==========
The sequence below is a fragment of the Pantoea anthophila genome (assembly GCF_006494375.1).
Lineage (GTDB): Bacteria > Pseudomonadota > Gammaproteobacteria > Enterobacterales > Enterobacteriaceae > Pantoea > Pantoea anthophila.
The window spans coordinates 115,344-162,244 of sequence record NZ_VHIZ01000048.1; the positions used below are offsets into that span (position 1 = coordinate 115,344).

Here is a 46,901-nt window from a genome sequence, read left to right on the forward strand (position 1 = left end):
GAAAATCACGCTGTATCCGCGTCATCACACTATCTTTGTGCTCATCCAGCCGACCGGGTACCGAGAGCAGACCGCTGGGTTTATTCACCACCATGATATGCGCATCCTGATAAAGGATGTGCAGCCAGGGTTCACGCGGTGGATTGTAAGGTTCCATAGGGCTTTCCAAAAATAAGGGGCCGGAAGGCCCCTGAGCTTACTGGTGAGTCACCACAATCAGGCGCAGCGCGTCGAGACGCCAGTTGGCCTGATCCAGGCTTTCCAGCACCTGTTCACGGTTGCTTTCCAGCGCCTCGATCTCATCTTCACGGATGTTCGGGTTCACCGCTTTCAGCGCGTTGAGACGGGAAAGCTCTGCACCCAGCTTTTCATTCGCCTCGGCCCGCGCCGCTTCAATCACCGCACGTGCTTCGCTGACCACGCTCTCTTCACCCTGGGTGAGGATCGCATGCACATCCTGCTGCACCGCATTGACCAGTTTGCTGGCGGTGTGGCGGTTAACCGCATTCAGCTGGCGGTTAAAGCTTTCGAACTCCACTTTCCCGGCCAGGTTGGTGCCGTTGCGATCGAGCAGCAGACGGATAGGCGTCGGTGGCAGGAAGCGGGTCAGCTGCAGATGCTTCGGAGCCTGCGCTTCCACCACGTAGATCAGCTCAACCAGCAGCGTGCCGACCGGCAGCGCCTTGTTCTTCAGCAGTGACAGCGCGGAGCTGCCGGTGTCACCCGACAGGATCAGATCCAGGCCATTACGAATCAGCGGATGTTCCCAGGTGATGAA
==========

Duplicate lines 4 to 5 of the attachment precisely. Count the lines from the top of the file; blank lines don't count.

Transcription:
Here is a 46,901-nt window from a genome sequence, read left to right on the forward strand (position 1 = left end):
GAAAATCACGCTGTATCCGCGTCATCACACTATCTTTGTGCTCATCCAGCCGACCGGGTACCGAGAGCAGACCGCTGGGTTTATTCACCACCATGATATGCGCATCCTGATAAAGGATGTGCAGCCAGGGTTCACGCGGTGGATTGTAAGGTTCCATAGGGCTTTCCAAAAATAAGGGGCCGGAAGGCCCCTGAGCTTACTGGTGAGTCACCACAATCAGGCGCAGCGCGTCGAGACGCCAGTTGGCCTGATCCAGGCTTTCCAGCACCTGTTCACGGTTGCTTTCCAGCGCCTCGATCTCATCTTCACGGATGTTCGGGTTCACCGCTTTCAGCGCGTTGAGACGGGAAAGCTCTGCACCCAGCTTTTCATTCGCCTCGGCCCGCGCCGCTTCAATCACCGCACGTGCTTCGCTGACCACGCTCTCTTCACCCTGGGTGAGGATCGCATGCACATCCTGCTGCACCGCATTGACCAGTTTGCTGGCGGTGTGGCGGTTAACCGCATTCAGCTGGCGGTTAAAGCTTTCGAACTCCACTTTCCCGGCCAGGTTGGTGCCGTTGCGATCGAGCAGCAGACGGATAGGCGTCGGTGGCAGGAAGCGGGTCAGCTGCAGATGCTTCGGAGCCTGCGCTTCCACCACGTAGATCAGCTCAACCAGCAGCGTGCCGACCGGCAGCGCCTTGTTCTTCAGCAGTGACAGCGCGGAGCTGCCGGTGTCACCCGACAGGATCAGATCCAGGCCATTACGAATCAGCGGATGTTCCCAGGTGATGAA